The original script to Freaks Of Nature started life under the title “Kitchen Sink”, something I vaguely remember being reported on back in 2011. It was evidently so memorable I promptly forgot about it until I was doing the usual background investigation on this for the review purposes. Huh. It was filmed in 2013, but was held back by Sony until it was just dumped with little to no fanfare on the previously mentioned date, then slipping into DVD/VOD relative obscurity. Which isn’t necessarily a death sentence, but the question remains: is Freaks Of Nature worth checking out?

Since I’m big on using food-related analogies, I would compare Freaks Of Nature to a good plate of goulash. And in case you were wondering (or aren’t very familiar with the concept of “goulash”), I’m talking about the American Midwest version that really only has the name and maybe the inclusion of beef as the only connection to the original Hungarian dish. It consists mainly of ground beef and macaroni in tomato sauce, and depending on the recipe can include corn, onions and garlic, diced stewed tomatoes, with the option of cheese to be added for taste.

And like goulash, Freaks Of Nature turned out to be a hot mess, but a surprisingly tasty hot mess that was made better with cheese. And if you go back to the original script’s title, you kind of get the idea that the creators of this were in on that fact. The base of this movie feels more like a John Hughes coming-of-age rom com that also features vampires and zombies dwelling together because…reasons. Then aliens invade, and a human, a vampire and a zombie from the local high school have to set aside their prejudices and band together to figure out what the aliens want. Which turns out to be a chemical compound found in the town’s Riblet factory.

For the most part, Freaks Of Nature was enjoyable on a certain level. It’s a movie that’s in desperate need of a focus, but for the most part, I enjoyed it. It’s certainly way better than Vampires Suck. Worth a look-see.

HALLOWEEN’ING Day 28: “Cold” (Static-X)

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halloween'ing 2017
I first heard the song “Cold” as part of the movie Queen Of The Damned. It’s played during the part where Lestat is playing around with a couple of groupies’ heads before he eats them. It’s one of the highlights of an otherwise passable vampire film (in and of itself; as an adaptation…well, that’s not the point of this article, really). I soon came to find out that this song was re-purposed for the film, and the original was done by cyber nu-metal group Static-X.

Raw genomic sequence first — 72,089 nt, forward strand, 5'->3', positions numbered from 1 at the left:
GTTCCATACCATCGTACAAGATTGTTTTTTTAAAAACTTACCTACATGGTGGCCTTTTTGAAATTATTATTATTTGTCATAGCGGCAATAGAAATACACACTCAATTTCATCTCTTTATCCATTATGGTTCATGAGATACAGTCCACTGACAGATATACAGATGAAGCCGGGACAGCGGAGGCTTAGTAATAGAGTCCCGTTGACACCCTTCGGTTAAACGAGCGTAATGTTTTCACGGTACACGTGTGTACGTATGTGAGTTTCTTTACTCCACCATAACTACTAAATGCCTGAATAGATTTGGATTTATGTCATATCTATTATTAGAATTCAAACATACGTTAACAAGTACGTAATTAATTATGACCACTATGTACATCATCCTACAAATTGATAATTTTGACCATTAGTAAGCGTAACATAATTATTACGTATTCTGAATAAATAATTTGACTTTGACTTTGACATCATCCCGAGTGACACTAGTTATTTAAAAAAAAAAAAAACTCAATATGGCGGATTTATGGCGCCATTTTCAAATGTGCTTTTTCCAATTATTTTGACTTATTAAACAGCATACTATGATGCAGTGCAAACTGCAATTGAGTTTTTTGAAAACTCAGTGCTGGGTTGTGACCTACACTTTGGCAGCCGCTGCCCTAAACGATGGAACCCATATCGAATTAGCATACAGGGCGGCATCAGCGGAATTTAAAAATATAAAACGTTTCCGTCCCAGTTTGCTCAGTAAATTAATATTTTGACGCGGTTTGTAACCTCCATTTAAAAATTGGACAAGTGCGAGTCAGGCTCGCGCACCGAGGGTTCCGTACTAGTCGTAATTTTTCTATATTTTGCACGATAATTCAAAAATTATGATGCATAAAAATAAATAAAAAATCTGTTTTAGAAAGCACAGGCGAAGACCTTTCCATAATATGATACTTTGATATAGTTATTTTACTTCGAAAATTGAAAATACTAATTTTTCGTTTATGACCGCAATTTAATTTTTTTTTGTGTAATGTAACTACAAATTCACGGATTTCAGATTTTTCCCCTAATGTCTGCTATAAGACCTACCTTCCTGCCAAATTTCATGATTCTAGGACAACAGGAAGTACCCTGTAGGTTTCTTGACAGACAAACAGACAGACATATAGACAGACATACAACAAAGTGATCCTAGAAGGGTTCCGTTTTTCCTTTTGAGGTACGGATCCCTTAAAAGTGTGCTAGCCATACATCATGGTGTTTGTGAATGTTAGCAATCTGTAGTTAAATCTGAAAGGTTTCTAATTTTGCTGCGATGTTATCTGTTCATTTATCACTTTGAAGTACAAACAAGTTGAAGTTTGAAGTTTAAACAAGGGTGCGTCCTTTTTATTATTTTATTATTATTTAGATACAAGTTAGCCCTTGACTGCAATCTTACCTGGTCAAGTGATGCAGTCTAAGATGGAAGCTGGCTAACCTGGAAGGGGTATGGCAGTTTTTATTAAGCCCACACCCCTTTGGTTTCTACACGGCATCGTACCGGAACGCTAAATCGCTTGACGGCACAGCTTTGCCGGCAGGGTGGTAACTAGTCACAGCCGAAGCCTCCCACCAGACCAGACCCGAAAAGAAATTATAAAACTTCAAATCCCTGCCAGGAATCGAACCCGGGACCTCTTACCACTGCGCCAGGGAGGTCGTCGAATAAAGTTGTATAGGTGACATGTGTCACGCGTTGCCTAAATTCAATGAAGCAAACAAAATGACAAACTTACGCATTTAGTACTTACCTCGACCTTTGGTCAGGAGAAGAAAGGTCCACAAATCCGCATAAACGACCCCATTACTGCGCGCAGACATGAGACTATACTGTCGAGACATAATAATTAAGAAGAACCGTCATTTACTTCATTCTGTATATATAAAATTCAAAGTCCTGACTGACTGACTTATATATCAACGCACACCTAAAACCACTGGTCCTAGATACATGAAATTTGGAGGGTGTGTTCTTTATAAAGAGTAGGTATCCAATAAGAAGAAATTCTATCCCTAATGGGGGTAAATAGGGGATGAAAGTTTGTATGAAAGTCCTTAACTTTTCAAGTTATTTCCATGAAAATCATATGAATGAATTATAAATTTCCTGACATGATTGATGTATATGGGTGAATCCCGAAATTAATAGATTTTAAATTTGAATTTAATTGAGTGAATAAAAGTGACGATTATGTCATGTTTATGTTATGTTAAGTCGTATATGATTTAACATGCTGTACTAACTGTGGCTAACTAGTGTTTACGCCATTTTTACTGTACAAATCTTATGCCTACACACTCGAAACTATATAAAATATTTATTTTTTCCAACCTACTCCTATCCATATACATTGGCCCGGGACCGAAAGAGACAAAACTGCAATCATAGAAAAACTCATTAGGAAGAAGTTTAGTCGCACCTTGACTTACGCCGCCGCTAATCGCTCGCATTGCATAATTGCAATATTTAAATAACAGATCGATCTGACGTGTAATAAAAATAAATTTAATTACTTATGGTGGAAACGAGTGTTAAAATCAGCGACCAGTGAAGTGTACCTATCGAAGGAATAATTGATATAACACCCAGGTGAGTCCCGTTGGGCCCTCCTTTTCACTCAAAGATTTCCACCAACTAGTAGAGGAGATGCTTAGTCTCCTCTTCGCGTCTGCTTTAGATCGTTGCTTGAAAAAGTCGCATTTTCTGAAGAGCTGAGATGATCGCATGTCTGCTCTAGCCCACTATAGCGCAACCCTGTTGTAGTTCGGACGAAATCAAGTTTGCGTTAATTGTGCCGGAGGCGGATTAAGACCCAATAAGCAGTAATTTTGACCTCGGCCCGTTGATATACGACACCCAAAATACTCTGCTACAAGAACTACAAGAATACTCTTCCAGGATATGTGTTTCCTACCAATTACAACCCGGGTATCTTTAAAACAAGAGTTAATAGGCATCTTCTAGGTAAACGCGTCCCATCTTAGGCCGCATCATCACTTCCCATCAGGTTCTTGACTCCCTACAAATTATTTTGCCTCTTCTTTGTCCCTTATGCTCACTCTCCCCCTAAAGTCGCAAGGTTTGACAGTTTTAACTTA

Coming off of their 2001 release Machine, “Cold” is chilling enough as it is, a nice neo-Gothic metal ode to vampires. However, it’s the video that really makes this a staple in my Halloween music mix: A disheveled looking Wayne Static inside a remote house that’s heavily fortified and barricaded, preparing for a showdown with vampires once the sun goes down. It’s very much an homage to Richard Matheson’s I Am Legend, and is awesome in its own right.


Book Review: ‘SALEM’S LOT

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salems-lotStephen King

The town kept its secrets, and the Marsten House brooded over it like a ruined king.

‘Salem’s Lot is a small New England town with white clapboard houses, tree-lined streets, and solid church steeples. That summer in ‘salem’s Lot was a summer of homecoming and return; spring burned out and the land lying dry, crackling underfoot. Late that summer, Ben Mears returned to ‘salem’s Lot hoping to cast out his own devils and found instead a new, unspeakable horror. A stranger had also come to the Lot, a stranger with a secret as old as evil, a secret that would wreak irreparable harm on those he touched and in turn on those they loved. All would be changed forever–Susan, whose love for Ben could not protect her; Father Callahan, the bad priest who put his eroded faith to one last test; and Mark, a young boy who sees his fantasy world become reality and ironically proves the best equipped to handle the relentless nightmare of ‘Salem’s Lot.